Hello, I just wanted to know in simple terms not too complex what a transistor and relay do to eachother i dont understand very well, is it that the transistor receives a small voltage and the relay produces larger voltage?
From John Wood
Turn on thread page Beta
Relationship between a transistor and a relay!? watch
- Thread Starter
- 21-06-2005 10:54
- 21-06-2005 18:31
I'm not sure what you mean. They're two different things. A transistor is a current amplifier - when you pass a current into the base and out of the emitter, it conducts current from the collector and out the emitter. The collector starts to conduct when there's 0.6V between the base and the emitter.
A relay is just a coil of wire and a switch, totally separate from each other. If you pass a (smallish) current through the coil of wire, the magnetic field pulls the switch closed.
It's if you have a power circuit that has a lot of current flowing, you'll want to use a relay because your control circuitry can only pass enough current to operate the coil not the big thing (imagine the headlights in a car - if the circuitry that turned them on were connected straight to the bulbs, it would all burn out. The circuitry operates the relay coil, which makes the relay switch close and completes a totally separate high-current circuit that lights the bulbs.)
You might also need to use a relay if your two circuits operate at different voltages, eg. you need to turn a mains lightbulb on with the computer. You'd connect the computer to operate the relay coil, and that would make the relay switch close in the mains circuit - this way the mains voltage doesn't make your PC go bang.
You can use the two things together though. They have vaguely similar uses - a tiny tiny current from a chip might operate the transistor, which passes a smallish current to the relay coil, and the relay switch allows a huge current to pass.
- 21-06-2005 20:01
silver has outlined it quite well.
The main use for relays is to isolate one part of an electronic or electrical circuit from another. It provides a physical barrier that offers protection from high currents and/or high voltages that could damage relatively cheap components such as low or medium power transistors.
silver gave a couple of examples. The car analogy is a good one. The car lights will draw a fair bit of current - imagine two 60W main beam headlights plus two 50W dipped headlights operating at the same time (driving on dipped headlights and then "flashing" the main beam). The car electrical system is 12V (in reality, closer to 14V) and the current required to operate them will therefore be in the region of 220W/12V = 18.3A (approx). Most small/medium power transistors would not be able to handle that sort of current flowing through them. Higher power transistors would need a substantial heatsink to keep them cool enough to operate reliably. The rationale behind using relays in cars is that they are a) cheap and b) easy to replace and the electronics can be relatively small and (again) cheap.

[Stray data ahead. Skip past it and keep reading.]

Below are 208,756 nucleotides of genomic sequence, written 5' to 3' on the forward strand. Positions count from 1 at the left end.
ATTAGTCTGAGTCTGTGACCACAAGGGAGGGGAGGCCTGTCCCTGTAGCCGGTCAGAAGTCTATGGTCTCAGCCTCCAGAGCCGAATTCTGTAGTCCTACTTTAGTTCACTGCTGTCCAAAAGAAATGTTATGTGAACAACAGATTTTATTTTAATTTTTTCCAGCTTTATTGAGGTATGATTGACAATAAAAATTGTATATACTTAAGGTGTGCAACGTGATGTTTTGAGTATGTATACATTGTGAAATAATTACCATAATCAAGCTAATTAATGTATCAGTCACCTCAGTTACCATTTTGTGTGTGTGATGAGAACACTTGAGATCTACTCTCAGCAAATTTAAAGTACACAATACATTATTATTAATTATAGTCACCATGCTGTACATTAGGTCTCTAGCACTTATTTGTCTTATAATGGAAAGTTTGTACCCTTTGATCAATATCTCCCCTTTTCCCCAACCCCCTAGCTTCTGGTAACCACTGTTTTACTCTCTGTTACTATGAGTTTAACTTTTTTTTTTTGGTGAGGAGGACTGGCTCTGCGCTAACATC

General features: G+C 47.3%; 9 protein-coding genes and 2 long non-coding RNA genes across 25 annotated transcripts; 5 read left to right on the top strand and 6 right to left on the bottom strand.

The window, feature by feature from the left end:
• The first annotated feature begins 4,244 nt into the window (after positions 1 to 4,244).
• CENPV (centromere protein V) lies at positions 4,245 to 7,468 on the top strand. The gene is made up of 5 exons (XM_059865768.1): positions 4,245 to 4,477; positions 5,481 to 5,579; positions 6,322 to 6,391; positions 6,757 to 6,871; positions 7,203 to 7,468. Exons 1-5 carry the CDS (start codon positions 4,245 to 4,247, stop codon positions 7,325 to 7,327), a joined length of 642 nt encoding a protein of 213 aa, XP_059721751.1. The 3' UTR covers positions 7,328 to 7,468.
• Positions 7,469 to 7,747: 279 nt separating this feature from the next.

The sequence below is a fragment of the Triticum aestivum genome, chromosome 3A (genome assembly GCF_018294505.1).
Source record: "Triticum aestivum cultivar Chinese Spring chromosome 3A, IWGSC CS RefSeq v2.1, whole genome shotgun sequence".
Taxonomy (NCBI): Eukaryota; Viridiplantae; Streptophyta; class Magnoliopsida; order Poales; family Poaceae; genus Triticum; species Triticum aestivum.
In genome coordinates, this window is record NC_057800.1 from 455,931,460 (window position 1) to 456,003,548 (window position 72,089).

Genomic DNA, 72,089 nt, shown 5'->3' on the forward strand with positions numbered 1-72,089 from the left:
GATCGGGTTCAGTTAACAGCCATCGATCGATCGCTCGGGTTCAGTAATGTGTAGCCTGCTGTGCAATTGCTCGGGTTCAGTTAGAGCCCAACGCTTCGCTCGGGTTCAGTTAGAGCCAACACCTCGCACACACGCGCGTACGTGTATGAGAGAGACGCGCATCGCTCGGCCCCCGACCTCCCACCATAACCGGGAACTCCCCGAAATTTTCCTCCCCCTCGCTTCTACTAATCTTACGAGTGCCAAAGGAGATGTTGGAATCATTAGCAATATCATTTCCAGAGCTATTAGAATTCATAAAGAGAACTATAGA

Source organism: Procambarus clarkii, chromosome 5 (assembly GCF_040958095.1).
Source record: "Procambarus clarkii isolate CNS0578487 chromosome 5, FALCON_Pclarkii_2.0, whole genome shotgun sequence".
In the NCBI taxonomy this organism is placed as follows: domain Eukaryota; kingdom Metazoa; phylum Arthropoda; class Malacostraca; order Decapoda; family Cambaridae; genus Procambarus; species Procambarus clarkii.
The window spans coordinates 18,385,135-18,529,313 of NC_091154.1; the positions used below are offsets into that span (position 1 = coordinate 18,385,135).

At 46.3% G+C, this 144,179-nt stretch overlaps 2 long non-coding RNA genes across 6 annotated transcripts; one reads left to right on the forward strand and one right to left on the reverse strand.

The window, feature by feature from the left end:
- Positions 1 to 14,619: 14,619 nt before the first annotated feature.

If you look at a typical relay base you will see quite a few contacts. Normally two of those are connected to the relay coil. They would be the ones that could be connected to a transistor.
The simplest relay operates a bit like a light switch. There will be one pair of contacts going into the body of the relay and attaching to what look like long thin strips with small bulges at the end. In the car headlight example, one of the strips would have the car elctrical supply connected to it and the other would be connected to one side of the headlight bulbs, with the other side of the bulbs being connected to the car chassis. When the headlights are "switched" on, what happens is that power is applied to the coil of the relay, the relay operates and physically pushes those strips together so that the bulges touch and the electrical circuit is then made from the battery, through the relay and then the bulbs to the car chassis and then back to the battery. Current flows and the bulbs light.
Transistors are generally used to operate relays by supplying a relatively small current to the relay coil, that causes a mechanical movement in the relay that physically pushes the relay contacts together. Sometimes it's the opposite effect that's needed and the relay contacts are physically separated to break an electrical cicuit. The first type is known as "normally open" because the contacts are not closed when there is no power applied; the second type is known as "normally closed" because the contacts are closed (touching) when there is no power applied to the relay.
There are other types of relay known as "latching" relays. Those are generally used in slightly more specialised applications where you would not be able, or maybe not want, to have power applied all the time.
Probably way too much info there on relays and not enough on transistors .... if so, sorry about that.
Hope it helps though.